The spectrum isn't scarce? Tell that to the companies that are spending millions of dollars to buy existing broadcast licenses, far in excess of the value of the station's physical assets. If the spectrum isn't scarce, these companies owe their shareholders an explanation.

So scarcity is still very much with us. But those who would do away with Red Lion say so what? Scarcity, they say, doesn't distinguish the broadcast spectrum from other scarce economic goods. For instance, newsprint, ink, delivery trucks, and computers that go into the production of newspapers are scarce -- what makes scarcity of the broadcast spectrum different?

The difference is that broadcasting scarcity is government created and government enforced. In principle, all citizens have an equal right to speak on the public airwaves. The government could have decided to give every citizen a yearly chit, good for a pro rata share of time to broadcast. Or it could have granted licenses to private parties but required them to set aside a certain amount of capacity for public access, similar to what Congress did in the cable context. Instead, Congress decided to grant certain citizens the right to speak freely over the public airwaves and to deny all others that right.

Let me make clear that I think Congress got it exactly right. Our system of broadcasting -- relying on private entities acting under an obligation to serve the public interest -- is the finest broadcasting system in the world. But the point here is that broadcast licenses are government benefits conferred on certain citizens and not on others. It's preferential treatment. It's as if the government set up a megaphone in the park for the exclusive use of certain citizens, and then stationed a policeman next to the podium to ensure that none of the non-speakers was allowed to interfere with the selected group's exclusivity.

That's why it's confusing to me when I hear people call for government to stay out of the broadcasting business. Broadcasting as we know it would not exist were it not for government involvement in assigning exclusive use of portions of the public airwaves and enforcing those rights against any encroachers. By contrast, newspapers don't rely on the exclusive use of public property to provide service. If the government owned all of the printing presses in the country and gave them out on an exclusive basis to certain selected citizens, the analogy to broadcasting would be more accurate.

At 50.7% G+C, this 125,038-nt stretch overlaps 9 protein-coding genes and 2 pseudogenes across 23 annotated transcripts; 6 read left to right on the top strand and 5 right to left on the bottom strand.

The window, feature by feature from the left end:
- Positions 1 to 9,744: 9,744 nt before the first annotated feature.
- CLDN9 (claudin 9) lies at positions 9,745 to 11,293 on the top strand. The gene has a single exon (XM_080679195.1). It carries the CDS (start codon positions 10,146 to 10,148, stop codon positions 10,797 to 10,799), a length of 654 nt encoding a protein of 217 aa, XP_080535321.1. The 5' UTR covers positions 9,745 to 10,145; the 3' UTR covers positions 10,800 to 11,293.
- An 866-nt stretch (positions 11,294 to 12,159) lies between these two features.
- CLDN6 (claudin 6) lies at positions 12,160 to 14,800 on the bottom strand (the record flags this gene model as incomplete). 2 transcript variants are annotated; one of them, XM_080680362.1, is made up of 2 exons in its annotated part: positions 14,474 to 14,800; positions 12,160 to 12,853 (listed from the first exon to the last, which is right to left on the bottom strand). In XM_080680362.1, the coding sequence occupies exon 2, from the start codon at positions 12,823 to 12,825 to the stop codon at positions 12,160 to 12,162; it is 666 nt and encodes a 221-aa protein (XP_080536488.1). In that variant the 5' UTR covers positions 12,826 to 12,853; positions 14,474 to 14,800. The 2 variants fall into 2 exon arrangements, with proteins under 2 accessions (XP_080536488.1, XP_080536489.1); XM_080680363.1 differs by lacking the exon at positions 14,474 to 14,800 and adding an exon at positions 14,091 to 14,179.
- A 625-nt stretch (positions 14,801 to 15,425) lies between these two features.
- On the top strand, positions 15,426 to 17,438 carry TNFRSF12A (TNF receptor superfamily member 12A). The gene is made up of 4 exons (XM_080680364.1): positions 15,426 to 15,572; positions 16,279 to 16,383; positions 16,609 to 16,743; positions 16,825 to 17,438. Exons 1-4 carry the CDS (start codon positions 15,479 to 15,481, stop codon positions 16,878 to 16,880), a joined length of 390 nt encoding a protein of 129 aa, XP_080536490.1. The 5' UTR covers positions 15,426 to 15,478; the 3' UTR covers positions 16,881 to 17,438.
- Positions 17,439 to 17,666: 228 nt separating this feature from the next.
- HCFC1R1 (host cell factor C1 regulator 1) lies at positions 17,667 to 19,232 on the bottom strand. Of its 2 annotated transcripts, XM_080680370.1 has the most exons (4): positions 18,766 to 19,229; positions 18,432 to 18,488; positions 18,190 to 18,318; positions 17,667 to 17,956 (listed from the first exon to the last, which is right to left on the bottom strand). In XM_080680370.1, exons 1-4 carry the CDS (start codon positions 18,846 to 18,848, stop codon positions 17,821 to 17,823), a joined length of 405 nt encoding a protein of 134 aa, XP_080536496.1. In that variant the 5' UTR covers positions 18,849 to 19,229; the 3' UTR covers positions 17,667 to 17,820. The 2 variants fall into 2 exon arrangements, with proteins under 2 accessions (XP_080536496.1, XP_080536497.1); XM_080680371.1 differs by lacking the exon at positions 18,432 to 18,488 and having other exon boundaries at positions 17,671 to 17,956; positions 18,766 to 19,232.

This government-created system permits the government to impose fiduciary duties on broadcasters that it could not impose on newspapers under the First Amendment. Let me quote again from Red Lion:

[A]s far as the First Amendment is concerned those who are licensed stand no better than those to whom licenses are refused. A license permits broadcasting, but the licensee has no constitutional right to be the one who holds the license or to monopolize a radio frequency to the exclusion of his fellow citizens. There is nothing in the First Amendment which prevents the Government from requiring a licensee to share his frequency with others and to conduct himself as a proxy or fiduciary with obligations to present those views and voices which are representative of his community and present those views which would otherwise, by necessity, be barred from the airwaves.(4)

In other words, no one has a First Amendment right to monopolize a broadcast frequency. Unlike newspaper owners, every broadcaster knows going in that his ability to pursue his private interests are constrained by the obligation to serve the public interest.